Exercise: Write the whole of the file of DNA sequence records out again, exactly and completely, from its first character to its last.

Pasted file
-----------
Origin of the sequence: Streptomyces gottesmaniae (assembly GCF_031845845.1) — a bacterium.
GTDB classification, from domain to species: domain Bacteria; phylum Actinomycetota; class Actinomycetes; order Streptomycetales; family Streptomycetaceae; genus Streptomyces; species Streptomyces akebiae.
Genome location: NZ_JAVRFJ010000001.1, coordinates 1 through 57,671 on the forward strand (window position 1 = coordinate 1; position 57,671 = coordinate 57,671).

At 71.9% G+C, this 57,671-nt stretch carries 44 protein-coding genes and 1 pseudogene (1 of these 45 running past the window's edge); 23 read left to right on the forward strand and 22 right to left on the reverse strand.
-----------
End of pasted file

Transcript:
Origin of the sequence: Streptomyces gottesmaniae (assembly GCF_031845845.1) — a bacterium.
GTDB classification, from domain to species: domain Bacteria; phylum Actinomycetota; class Actinomycetes; order Streptomycetales; family Streptomycetaceae; genus Streptomyces; species Streptomyces akebiae.
Genome location: NZ_JAVRFJ010000001.1, coordinates 1 through 57,671 on the forward strand (window position 1 = coordinate 1; position 57,671 = coordinate 57,671).

At 71.9% G+C, this 57,671-nt stretch carries 44 protein-coding genes and 1 pseudogene (1 of these 45 running past the window's edge); 23 read left to right on the forward strand and 22 right to left on the reverse strand.